Jug Fishing

Discussion in 'LOCAL KENTUCKY TALK' started by seeker, Feb 18, 2008.

  1. seeker

    seeker New Member

    Messages:
    4
    State:
    Kentucky
    I am planning to do some night jugging on Cave Run lake this summer. What is a good depth to fish the bait under the jug, and how is the best way to anchor them so they don't blow all over the lake on me? I plan to stay with the jugs all night. Thanks
     
  2. txthumper1691

    txthumper1691 New Member

    Messages:
    399
    State:
    Temple, Tx.
    well if your gonna be fishin summer months, and on th main part of th lake you will wanna find th thermocline, which is th level of th oxygen in th water. say u r fishin 60' of water, th thermocline should be some where around th 25-30' mark. weights can vary, u can take th family size soup or veggie cans, concrete and an eye-bolt w/a washer an nut. mix concrete with water, take th eye bolt put th washer and then th nut just at th end of th bolt. u dont need any of th eye boly coming thru th other side of the nut. A small dowel rod or pencil, run thru th eye an set on th can so it wont fall in, slowly add quikcrete till u fill th can, tap a few times till u get all air out, let set and boom, u have instant jug/trotline weight. or if u can procure some old window weights, those work very well also. I actually have both. Also get th jugs that r somewhat transparent, not bleach botles, but 3 liter coke botles, and drop in a green or yellow glow stick, works beter than reflective tape, and th light helps bring in th bait fish. I use cut shad or cut minnows down deep, up more I use live minnows. sometimes have done well on perch guts. hope this helps.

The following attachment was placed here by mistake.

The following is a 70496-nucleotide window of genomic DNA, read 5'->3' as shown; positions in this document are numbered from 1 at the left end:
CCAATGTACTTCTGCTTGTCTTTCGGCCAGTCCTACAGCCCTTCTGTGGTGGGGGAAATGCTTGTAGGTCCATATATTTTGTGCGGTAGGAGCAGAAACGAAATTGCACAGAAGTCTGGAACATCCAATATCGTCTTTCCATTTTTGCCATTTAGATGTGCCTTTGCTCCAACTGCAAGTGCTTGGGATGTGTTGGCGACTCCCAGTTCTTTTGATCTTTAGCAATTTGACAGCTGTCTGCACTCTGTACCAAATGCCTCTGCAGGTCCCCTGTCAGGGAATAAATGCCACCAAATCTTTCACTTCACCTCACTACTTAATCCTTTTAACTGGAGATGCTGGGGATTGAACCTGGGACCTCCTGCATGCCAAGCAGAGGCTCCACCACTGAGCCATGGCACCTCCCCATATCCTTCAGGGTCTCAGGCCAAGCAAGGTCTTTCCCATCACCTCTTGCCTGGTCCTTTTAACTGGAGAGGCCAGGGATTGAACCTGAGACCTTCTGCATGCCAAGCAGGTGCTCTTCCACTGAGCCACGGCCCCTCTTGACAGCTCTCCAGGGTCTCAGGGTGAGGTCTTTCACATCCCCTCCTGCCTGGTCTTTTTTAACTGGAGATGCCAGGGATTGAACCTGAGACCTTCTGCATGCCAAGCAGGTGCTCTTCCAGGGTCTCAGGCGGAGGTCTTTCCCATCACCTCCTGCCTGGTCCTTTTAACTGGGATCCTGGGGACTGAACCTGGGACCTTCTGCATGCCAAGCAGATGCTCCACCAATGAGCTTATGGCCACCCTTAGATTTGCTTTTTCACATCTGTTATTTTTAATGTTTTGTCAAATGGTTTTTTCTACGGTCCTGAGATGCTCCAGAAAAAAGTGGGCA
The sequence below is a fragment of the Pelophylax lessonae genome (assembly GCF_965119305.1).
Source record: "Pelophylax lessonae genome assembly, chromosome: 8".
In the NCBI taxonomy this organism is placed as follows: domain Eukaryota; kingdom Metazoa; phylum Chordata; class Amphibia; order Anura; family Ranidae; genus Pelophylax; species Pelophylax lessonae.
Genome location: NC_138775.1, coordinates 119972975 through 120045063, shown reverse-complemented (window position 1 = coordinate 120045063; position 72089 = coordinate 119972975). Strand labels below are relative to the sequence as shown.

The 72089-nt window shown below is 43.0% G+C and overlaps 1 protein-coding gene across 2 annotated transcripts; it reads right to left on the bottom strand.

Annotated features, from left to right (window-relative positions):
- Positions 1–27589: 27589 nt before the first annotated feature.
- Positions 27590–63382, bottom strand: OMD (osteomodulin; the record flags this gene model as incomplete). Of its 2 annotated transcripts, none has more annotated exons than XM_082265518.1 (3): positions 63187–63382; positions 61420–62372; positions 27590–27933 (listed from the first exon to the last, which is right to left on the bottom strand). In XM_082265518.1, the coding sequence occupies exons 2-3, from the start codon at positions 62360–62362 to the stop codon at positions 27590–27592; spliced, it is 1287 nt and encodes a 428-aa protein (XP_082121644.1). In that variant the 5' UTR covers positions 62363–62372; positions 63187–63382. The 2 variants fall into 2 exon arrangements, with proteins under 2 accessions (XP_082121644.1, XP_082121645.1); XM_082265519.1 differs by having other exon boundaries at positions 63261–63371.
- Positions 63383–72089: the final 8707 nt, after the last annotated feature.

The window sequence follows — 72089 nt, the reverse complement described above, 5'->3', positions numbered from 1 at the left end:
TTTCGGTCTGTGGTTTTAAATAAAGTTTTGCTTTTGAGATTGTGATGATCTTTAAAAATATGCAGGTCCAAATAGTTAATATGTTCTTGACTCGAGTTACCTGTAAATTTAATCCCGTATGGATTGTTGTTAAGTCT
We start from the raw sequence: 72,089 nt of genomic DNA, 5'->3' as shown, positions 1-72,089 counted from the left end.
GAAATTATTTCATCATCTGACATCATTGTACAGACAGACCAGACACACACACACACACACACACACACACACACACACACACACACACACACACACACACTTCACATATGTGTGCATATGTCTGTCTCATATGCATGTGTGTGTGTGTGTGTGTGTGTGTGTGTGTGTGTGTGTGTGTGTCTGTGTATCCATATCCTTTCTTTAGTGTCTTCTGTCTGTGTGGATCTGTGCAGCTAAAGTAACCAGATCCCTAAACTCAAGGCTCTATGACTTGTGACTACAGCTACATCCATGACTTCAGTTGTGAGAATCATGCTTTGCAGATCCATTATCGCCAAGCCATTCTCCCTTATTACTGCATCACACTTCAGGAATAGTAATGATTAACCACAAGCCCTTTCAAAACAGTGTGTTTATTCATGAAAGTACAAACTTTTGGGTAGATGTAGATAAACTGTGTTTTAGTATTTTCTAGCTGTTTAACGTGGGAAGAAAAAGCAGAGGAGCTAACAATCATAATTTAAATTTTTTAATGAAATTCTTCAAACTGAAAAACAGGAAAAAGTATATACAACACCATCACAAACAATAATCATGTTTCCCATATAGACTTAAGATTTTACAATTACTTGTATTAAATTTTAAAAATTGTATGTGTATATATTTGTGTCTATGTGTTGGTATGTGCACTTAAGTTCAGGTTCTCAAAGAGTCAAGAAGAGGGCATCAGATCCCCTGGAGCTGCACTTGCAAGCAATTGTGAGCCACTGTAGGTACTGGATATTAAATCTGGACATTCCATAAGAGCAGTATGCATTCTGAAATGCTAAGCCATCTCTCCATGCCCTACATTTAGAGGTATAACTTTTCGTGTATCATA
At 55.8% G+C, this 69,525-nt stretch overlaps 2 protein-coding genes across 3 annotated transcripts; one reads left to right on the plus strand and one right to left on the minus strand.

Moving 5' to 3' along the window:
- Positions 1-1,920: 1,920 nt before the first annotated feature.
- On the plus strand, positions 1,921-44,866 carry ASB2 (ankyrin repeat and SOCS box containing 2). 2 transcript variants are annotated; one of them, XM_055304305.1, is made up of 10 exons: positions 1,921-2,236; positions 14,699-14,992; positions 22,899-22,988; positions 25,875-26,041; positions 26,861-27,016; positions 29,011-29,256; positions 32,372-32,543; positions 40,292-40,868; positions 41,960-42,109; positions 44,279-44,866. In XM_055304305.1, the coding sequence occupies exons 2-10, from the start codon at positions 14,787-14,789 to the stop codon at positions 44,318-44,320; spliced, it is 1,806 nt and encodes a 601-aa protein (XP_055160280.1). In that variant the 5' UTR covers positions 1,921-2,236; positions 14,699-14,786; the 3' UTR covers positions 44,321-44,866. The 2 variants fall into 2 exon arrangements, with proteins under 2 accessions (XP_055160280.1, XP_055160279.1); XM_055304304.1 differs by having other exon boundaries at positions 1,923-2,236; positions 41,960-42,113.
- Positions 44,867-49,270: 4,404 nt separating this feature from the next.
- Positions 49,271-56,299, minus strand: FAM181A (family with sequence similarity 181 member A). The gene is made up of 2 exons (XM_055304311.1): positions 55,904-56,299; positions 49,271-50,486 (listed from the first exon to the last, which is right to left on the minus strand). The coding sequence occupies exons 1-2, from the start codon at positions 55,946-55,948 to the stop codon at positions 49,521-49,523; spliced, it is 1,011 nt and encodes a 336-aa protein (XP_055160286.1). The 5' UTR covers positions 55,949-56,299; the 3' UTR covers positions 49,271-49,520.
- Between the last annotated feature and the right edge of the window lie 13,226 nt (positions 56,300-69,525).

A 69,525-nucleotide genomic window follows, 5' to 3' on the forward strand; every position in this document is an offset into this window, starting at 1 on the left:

3. jtrew

    jtrew New Member

    Messages:
    4,404
    State:
    Little Rock, AR
    Anchoring your jugs is definitely your best bet for keeping the jugs from moving around, but if you do decide to freefloat them, put 3 or 4 ounces inside the jug (2-liter; probably 6 or 7 for a 3-liter). This will keep the jugs from being moved so easily by the wind, and also keep the jug in a tipped or 'flagged' position after a bite. Haven't tried it, but I've been told that attaching the chemlight to the outside of the jug with a rubber band works even better than placing it inside the jug. A tube of 100 chemlights from one of our sponsors, AKWolf, comes with 100 connectors, which could be glued to the side or bottom of the jugs. That way, you wouldn't even have to worry about a rubber band.